With previsualization, the director can see the big picture and think clearly about the overall cinematic design. By focusing on the staging and cinematics before the character animation, he's able to isolate a dimension of production that really needs attention on it's own.

Previsualization requires an expense of time and manpower that will take resources away from other areas of your project, so the question will inevitably arise, "Do we really need to do this?" The answer is "yes", and the reason is this:

Animation is time consuming and expensive. On RTX Red Rock, we found that, on a good day, we could expect an animator to produce one second of animation per hour. That's eight seconds per day, or 40 seconds per animator per week. (At Pixar, by the way, the weekly average per animator is about 12 seconds.) The previsualization techniques I will outline are fast and cheap by comparison. In the amount of time it takes for an animator to animate one shot, a layout artist will work through a whole sequence of shots. It makes sense to work from the fastest and cheapest, to the slowest and most expensive means of representing the story. Working out all the cinematic issues before animation starts avoids a lot of wasted effort later on. Waiting for a shot to be animated before realizing that it should really be cut, wastes a lot more time than realizing it should be cut during the previsualization phase of production.

Lucas Arts' RTX Red Rock

Three Previsualization Techniques

I will focus on three previsualization techniques that go beyond storyboards for planning your animation. Two of them, the "Animatic" and "Layout", are both part of the Pixar production pipeline. The other is the "Videomatic", which is a technique borrowed from ILM.

1. The Animatic

Storyboards and the Animatic are the first step in making the script visible. They're also the fastest and cheapest way of representing your story visually. Storyboards represent the fundamental actions of each scene: what each character is doing and feeling, and how they are relating to what's around them.

The main limitation of the storyboard is that it doesn't give you a very good idea of pacing. How long will the scene really run? In order to find out, it helps to turn the storyboards into an animatic.

The animatic is created by scanning each storyboard panel into the computer, importing it into a digital editing system and cutting the sequence together in sync with a scratch dialog track. Music and sound effects are often added as well.

The value of the animatic is to give you a better idea of how well the shots cut together, how long your scene is going to run, and if it is going to be entertaining at that pace.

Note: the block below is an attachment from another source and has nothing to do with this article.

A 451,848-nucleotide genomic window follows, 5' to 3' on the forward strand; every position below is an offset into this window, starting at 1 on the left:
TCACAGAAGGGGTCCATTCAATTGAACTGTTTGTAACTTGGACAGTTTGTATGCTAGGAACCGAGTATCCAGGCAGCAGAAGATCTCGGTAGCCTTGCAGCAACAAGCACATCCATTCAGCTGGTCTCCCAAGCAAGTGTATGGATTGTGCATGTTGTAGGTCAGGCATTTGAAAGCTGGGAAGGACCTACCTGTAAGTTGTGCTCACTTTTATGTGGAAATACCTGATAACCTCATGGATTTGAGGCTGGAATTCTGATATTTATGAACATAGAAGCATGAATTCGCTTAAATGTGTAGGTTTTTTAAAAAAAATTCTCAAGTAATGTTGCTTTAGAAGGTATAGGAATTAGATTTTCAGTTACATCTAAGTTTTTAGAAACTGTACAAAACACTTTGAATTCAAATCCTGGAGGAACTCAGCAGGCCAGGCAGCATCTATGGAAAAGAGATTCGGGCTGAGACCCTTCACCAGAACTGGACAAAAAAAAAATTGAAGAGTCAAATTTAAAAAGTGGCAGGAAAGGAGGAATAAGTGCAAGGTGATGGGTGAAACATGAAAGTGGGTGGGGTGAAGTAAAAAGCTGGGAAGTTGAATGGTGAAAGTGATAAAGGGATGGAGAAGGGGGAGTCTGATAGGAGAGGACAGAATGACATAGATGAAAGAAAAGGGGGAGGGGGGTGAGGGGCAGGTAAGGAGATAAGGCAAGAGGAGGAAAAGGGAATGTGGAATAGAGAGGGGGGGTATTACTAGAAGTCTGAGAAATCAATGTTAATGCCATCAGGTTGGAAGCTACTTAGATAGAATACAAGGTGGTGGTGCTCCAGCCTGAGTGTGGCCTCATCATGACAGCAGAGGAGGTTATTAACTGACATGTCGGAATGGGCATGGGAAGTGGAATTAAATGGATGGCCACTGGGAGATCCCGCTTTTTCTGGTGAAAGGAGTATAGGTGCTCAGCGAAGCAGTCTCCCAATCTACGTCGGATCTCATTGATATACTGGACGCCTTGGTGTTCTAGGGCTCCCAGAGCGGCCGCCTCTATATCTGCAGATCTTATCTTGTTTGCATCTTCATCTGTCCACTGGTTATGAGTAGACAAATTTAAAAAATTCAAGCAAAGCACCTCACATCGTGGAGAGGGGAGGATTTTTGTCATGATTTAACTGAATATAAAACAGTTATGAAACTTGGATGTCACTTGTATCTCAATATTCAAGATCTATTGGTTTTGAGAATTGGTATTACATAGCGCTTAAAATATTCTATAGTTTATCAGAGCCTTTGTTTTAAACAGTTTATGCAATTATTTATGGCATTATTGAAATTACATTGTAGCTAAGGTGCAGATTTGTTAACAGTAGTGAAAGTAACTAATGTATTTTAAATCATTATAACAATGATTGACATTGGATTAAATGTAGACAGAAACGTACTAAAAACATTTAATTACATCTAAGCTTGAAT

2. The Breakdown Meeting

With the animatic put together, it's time for a breakdown meeting. A breakdown meeting is a meeting of all the individuals and departments that will have responsibility for producing the cutscene. At the meeting, everyone watches the animatic and then has an opportunity to ask questions and raise concerns. By the end of the meeting, everyone should have a clear idea of what will be expected of them, and will have bought off on the plan. This meeting is a critical part of the production process because it is at this point that the wheels of production are really set in motion. Giving everyone involved a chance to express their concerns and affect the way in which the shots are designed (within reason) can avoid a lot of extra work, not to mention resentment, down the road.

Normally the breakdown meeting happens after the animatic is complete. But, it is also possible to have a breakdown meeting centered around a videomatic.

3. The Videomatic

It's not realistic to think that you can work out all the details of staging in the storyboards, or even in the Animatic. Storyboards tend to emphasize the characters attitudes and actions rather than the precise composition of each shot. The gap between the 2D world of storyboards and the 3D world of animation leaves too much room for miscalculation when you're trying to understand how a shot is actually going to look. Layout and the Videomatic, because they happen in 3D worlds, allow you to more precisely visualize how a shot is really going to work. Camera angle, camera movement, shot size, lens choice---all of these decisions strongly affect the dramatic impact of the scene. With both Layout and the Videomatic, you have the opportunity to test these choices before investing valuable animation time.